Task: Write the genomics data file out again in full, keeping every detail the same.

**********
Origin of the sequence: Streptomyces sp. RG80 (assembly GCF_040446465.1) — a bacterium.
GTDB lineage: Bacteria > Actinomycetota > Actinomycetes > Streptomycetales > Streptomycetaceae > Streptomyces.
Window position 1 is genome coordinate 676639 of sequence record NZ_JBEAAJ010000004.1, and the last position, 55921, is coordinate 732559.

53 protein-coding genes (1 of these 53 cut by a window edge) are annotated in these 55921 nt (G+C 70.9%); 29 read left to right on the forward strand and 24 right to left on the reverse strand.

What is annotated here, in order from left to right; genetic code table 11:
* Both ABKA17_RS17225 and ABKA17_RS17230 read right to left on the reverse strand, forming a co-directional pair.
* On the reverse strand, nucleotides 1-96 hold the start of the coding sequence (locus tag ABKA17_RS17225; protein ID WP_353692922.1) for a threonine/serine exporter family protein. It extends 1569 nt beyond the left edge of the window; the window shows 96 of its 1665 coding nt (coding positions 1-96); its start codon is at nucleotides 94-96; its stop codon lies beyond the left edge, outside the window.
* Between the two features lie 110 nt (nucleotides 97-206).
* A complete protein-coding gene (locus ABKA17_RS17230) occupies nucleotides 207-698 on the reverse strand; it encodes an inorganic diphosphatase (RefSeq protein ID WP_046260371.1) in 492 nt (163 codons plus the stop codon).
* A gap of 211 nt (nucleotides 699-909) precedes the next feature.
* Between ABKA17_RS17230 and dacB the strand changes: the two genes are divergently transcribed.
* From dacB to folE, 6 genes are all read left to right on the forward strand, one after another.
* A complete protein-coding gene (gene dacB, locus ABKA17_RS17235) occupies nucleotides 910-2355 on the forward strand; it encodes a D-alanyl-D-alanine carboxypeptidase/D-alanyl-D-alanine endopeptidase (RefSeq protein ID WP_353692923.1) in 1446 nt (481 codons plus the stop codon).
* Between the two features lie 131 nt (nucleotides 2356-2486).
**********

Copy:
Origin of the sequence: Streptomyces sp. RG80 (assembly GCF_040446465.1) — a bacterium.
GTDB lineage: Bacteria > Actinomycetota > Actinomycetes > Streptomycetales > Streptomycetaceae > Streptomyces.
Window position 1 is genome coordinate 676639 of sequence record NZ_JBEAAJ010000004.1, and the last position, 55921, is coordinate 732559.

53 protein-coding genes (1 of these 53 cut by a window edge) are annotated in these 55921 nt (G+C 70.9%); 29 read left to right on the forward strand and 24 right to left on the reverse strand.

What is annotated here, in order from left to right; genetic code table 11:
* Both ABKA17_RS17225 and ABKA17_RS17230 read right to left on the reverse strand, forming a co-directional pair.
* On the reverse strand, nucleotides 1-96 hold the start of the coding sequence (locus tag ABKA17_RS17225; protein ID WP_353692922.1) for a threonine/serine exporter family protein. It extends 1569 nt beyond the left edge of the window; the window shows 96 of its 1665 coding nt (coding positions 1-96); its start codon is at nucleotides 94-96; its stop codon lies beyond the left edge, outside the window.
* Between the two features lie 110 nt (nucleotides 97-206).
* A complete protein-coding gene (locus ABKA17_RS17230) occupies nucleotides 207-698 on the reverse strand; it encodes an inorganic diphosphatase (RefSeq protein ID WP_046260371.1) in 492 nt (163 codons plus the stop codon).
* A gap of 211 nt (nucleotides 699-909) precedes the next feature.
* Between ABKA17_RS17230 and dacB the strand changes: the two genes are divergently transcribed.
* From dacB to folE, 6 genes are all read left to right on the forward strand, one after another.
* A complete protein-coding gene (gene dacB, locus ABKA17_RS17235) occupies nucleotides 910-2355 on the forward strand; it encodes a D-alanyl-D-alanine carboxypeptidase/D-alanyl-D-alanine endopeptidase (RefSeq protein ID WP_353692923.1) in 1446 nt (481 codons plus the stop codon).
* Between the two features lie 131 nt (nucleotides 2356-2486).